Clients don’t have to speak to 15 different people, look at 15 different proposals and try and make sense of it themselves. We do that for them. We optimize a set of goals across all these different products.

In very simple terms, we simplify the client’s life and make sure they hit their targets.

Looking ahead for 2013, what are some priorities for G14? Any milestones you’re aiming at?

We are a very competitive bunch [in G14], so we want to get to as close as possible to North America as we can. We always look at North America and say, “How can we make our operation as efficient, as smooth and as big as they are?”

If you were to ask me my ambition for this year, it’s to take the units that we launched last year, scale them up and move them beyond media plans, so that we don’t just go with media plan clients. We would like to go and get more new clients on our own.

We already have a healthy portfolio in these markets, but we want to grow it. The ultimate test for us is how competitive are we with North America.

What is the biggest challenge to scaling?

Talent. You can always find three or four people, but you have to manage quality with more people. Processes and quality, it’s not sexy. But, if your teams screw up on the processes, then you can go downhill pretty quickly. The biggest challenge is recruiting talent. So far, we’ve been successful in recruiting talent from the outside agency world. We’ve been recruiting people from the technology world. We’ve been recruiting key people from places like Yahoo! and eBay, and so on. We need to keep that up and we need to recruit from industries which are not related directly to advertising.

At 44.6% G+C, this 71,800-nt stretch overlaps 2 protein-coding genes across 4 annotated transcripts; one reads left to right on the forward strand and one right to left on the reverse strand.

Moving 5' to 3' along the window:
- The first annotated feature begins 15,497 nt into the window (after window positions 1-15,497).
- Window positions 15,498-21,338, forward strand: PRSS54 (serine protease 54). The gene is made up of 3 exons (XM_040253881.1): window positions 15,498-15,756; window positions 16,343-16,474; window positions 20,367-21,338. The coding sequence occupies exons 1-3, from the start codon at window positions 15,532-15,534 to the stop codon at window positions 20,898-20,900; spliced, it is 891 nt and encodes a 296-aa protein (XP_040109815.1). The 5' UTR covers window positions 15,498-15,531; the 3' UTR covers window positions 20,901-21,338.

What are your thoughts right now on the momentum for programmatic media in your region? What do you expect over the next one to three years?

Different regions and markets are experiencing programmatic media momentum in different stages. There are certain markets like Germany where, because of the market structure, programmatic has still not taken off, even after being around there for a couple of years. I expect there to be slower growth there than other markets. France has taken off pretty rapidly. In the UK, in the next one to three years, you’re going to see massive shifts of dollars going into programmatic.

You’re going to see more new channels come into programmatic, too. You’re going to start seeing digital out-of-home. There’s even talk about how we can get cable TV or even some of the larger TV channels to partner in an exchange. The same talk is going on in France.

In markets like Netherlands where you’ve got strict data and privacy laws, it’s going to be a little bit slower to scale.

In Asia, you are facing two challenges. One is, you’ve got the absolute share of digital in the total media buy that is small. You’ve got to scale that up. Then, obviously, the percentage that flows into programmatic is a function of that.

But, if you look at Japan, Japan has taken up programmatic in a terrific way. China is getting there, but there are too many players in the market who are claiming to be DSPs, who are not. That’s actually spoiling the market a little bit.

India is a sleeping giant on all things programmatic. India has the potential, but it doesn’t have the dollars.

Australia was the one market where, three or four years ago, people were saying it would never embrace programmatic because of the way the publishers were structured. It’s just proved how wrong everyone was, and it has galloped ahead.  Australia will continue to move in that direction.